Shifting sand, water again reveal Michigan shipwreck from 1880s

Drone Image of the White Lake Wreck by Kevin Ailes (Michigan Shipwrecks Research Association)
Drone Image of the White Lake Wreck by Kevin Ailes (Michigan Shipwrecks Research Association) (MSRA)

WHITEHALL, Mich. – A change in Lake Michigan water levels has revealed a shipwreck from the 1880s that is visible in western Michigan for the first time since 2018.

Experts believe it's the wooden spine of the Contest, said Craig Rich, director of the Michigan Shipwreck Research Association.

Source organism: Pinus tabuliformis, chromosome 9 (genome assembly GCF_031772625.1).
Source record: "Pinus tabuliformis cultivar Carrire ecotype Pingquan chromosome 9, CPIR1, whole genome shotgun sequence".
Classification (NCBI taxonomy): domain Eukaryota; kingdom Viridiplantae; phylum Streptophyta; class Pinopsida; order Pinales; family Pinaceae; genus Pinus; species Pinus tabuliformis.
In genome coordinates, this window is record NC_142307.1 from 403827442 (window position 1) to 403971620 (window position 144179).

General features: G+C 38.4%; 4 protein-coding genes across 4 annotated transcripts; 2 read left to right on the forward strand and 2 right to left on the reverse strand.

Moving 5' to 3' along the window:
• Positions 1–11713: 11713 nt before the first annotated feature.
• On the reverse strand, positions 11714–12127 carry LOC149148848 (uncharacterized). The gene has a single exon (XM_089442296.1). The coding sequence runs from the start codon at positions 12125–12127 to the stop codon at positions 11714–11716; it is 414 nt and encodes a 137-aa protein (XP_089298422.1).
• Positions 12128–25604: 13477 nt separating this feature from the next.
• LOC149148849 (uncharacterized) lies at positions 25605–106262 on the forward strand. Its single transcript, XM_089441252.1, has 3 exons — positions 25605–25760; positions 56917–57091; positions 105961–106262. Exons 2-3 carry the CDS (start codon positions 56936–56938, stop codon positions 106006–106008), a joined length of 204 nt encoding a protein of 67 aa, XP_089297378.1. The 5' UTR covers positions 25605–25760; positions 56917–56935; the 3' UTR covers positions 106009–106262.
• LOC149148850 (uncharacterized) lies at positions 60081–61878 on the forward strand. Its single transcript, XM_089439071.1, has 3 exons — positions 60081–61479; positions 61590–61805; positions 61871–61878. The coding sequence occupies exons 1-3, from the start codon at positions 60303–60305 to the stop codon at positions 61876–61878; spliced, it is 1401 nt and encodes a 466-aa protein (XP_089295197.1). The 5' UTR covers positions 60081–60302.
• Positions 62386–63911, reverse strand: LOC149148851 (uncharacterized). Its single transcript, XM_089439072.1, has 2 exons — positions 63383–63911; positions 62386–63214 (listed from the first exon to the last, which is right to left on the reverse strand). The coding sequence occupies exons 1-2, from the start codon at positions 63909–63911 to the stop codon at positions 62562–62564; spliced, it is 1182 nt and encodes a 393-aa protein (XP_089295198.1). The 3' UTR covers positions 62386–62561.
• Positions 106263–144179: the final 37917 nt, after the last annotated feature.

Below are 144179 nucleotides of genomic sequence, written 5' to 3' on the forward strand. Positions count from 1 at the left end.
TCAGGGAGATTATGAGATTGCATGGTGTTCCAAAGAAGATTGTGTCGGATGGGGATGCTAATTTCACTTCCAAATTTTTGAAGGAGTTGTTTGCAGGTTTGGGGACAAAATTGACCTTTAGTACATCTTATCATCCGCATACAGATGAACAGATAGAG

The wreckage is along the shore in Muskegon County, near where the White Lake channel meets Lake Michigan.

In 2018, major parts were seen for the first time since 1974, a result of changes in lake current, water levels and sand. Now the wreckage is visible again.

“The lake is a very living organism and it changes every day, basically," Rich said Wednesday. “Things get covered and uncovered all the time.”

There was speculation in 2018 that the shipwreck was another schooner, the LC Woodruff. But experts subsequently settled on the identity as the 124-foot-long Contest, based on measurements and other findings, Rich said.

“It's rare to get a glimpse of one,” he said. “It's a great little day trip for anybody who wants to visit that area.”